Since Politico published a draft Supreme Court opinion indicating that Roe v. Wade will likely be struck down, Republicans have been reluctant to take the usual victory tour, instead focusing their attention on just how the opinion leaked. But late last week, Sen. Mitch McConnell hinted at “possible” federal anti-abortion laws if Roe is overturned.
“If the leaked opinion became the final opinion, legislative bodies—not only at the state level but at the federal level—certainly could legislate in that area,” McConnell, the top Republican in the Senate, told USA Today. “I don’t think it’s much of a secret where Senate Republicans stand on that issue.”
A final Supreme Court ruling that scrapped Roe, McConnell said, would mark the “point that it should be resolved one way or another in the legislative process.” But he seemed to hedge his bets, acknowledging that a total ban “would depend on where the votes were.”
Thirteen states, including McConnell’s home state of Kentucky, have passed “trigger laws” in anticipation of Roe being struck down. The bills would ban abortion statewide as soon as the Supreme Court reversed the Roe ruling. The draft opinion still isn’t in effect, but its leak will only embolden other GOP-led state legislatures to follow suit.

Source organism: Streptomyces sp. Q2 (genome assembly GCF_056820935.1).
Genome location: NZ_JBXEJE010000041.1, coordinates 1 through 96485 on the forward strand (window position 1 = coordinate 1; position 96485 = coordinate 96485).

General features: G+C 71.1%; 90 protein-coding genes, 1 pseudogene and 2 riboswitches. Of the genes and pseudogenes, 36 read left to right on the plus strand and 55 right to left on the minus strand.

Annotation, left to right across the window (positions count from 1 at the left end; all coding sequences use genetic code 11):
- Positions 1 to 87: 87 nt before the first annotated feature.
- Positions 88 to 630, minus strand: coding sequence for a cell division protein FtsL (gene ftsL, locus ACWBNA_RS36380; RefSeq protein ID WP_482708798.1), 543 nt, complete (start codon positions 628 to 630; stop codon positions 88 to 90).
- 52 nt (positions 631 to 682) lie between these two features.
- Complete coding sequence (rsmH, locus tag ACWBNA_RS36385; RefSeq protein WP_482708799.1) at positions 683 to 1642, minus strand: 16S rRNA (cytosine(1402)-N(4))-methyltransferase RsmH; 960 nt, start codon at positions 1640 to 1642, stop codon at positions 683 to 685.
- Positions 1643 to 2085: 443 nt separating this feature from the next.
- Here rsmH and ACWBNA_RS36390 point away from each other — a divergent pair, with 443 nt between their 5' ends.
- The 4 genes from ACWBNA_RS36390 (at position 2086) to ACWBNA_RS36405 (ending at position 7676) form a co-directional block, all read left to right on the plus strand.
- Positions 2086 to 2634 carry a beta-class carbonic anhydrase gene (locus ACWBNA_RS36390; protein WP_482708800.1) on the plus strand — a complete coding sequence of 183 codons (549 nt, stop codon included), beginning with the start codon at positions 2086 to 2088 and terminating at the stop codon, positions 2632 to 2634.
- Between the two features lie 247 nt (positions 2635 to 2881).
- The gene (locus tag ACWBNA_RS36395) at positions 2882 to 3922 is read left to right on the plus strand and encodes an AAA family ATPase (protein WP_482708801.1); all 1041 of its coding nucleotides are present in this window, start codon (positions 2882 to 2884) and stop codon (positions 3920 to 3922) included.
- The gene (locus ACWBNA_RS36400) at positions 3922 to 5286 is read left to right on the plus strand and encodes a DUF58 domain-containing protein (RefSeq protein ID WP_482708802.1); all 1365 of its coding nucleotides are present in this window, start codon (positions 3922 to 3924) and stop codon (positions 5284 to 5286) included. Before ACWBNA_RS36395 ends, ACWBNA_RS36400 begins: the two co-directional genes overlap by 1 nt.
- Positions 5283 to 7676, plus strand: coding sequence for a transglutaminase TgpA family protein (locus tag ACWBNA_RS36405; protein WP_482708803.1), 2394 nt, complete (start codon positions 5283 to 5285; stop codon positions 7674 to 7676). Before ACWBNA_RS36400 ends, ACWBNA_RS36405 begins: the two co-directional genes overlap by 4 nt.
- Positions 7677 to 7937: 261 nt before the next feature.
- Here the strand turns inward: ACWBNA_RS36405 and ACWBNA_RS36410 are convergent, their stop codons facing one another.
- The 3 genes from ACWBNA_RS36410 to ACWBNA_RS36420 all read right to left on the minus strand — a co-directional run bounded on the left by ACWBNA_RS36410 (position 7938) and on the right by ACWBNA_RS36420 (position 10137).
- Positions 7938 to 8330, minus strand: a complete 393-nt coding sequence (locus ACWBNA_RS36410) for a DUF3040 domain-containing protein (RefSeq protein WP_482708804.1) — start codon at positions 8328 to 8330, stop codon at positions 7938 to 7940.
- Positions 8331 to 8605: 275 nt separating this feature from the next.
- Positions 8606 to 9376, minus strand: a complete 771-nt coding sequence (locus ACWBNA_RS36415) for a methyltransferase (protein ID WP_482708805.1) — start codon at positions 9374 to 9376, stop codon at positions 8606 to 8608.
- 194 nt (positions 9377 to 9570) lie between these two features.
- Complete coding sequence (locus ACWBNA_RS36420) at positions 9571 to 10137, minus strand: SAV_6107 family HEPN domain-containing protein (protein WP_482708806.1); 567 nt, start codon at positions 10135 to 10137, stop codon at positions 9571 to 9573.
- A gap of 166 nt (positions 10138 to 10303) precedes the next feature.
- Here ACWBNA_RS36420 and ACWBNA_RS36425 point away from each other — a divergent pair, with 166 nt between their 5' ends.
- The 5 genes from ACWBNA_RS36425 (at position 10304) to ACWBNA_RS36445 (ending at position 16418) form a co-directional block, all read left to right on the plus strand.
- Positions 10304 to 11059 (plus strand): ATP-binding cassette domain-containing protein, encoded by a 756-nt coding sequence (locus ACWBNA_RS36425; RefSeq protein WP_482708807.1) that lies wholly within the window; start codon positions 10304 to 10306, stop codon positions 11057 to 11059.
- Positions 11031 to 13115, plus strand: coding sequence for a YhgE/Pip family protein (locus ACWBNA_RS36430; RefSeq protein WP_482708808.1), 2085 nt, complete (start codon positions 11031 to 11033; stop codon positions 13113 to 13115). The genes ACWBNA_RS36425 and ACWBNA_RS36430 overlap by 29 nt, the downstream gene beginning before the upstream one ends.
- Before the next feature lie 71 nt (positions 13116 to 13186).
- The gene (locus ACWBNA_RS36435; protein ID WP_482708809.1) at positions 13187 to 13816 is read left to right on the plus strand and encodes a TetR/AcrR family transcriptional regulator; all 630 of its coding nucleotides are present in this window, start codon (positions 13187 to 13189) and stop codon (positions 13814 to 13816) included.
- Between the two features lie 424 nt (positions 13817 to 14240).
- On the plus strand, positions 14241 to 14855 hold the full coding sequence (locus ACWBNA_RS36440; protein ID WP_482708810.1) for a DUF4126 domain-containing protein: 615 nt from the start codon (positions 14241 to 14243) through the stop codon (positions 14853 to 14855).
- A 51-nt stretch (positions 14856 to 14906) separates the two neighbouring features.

Though Republican senators laid the groundwork for scrapping Roe by establishing a conservative supermajority on the Supreme Court, they have taken care to avoid making the case for a federal ban.
A strategy memo from the GOP’s Senate fundraising arm actually urged senators to “be the compassionate consensus builder on abortion policy.” Various Republican senators, in comments to the press, have downplayed the draft opinion, tried to shift focus to the leak itself, or, like Donald Trump, claimed that the ruling won’t “have a tremendous effect.”
It’s a bit weird for Republicans to avoid discussing a crowning achievement in their campaign to decimate reproductive rights. But the response from US voters has already been hostile, a potential liability for some Republicans in November’s midterm elections.
Nearly two-thirds of Americans want Roe v. Wade’s protections to remain in place, according to a CBS News poll released on Sunday. Close to 70 percent of respondents in that poll opposed a national abortion ban, including a majority of Republicans.
Even if a ban were on the table, McConnell would likely be forced to abandon the filibuster in order to pass it—an upheaval the senator told USA Today he wouldn’t support “for any subject.” Which would be easy to believe, if not for McConnell’s entire political history.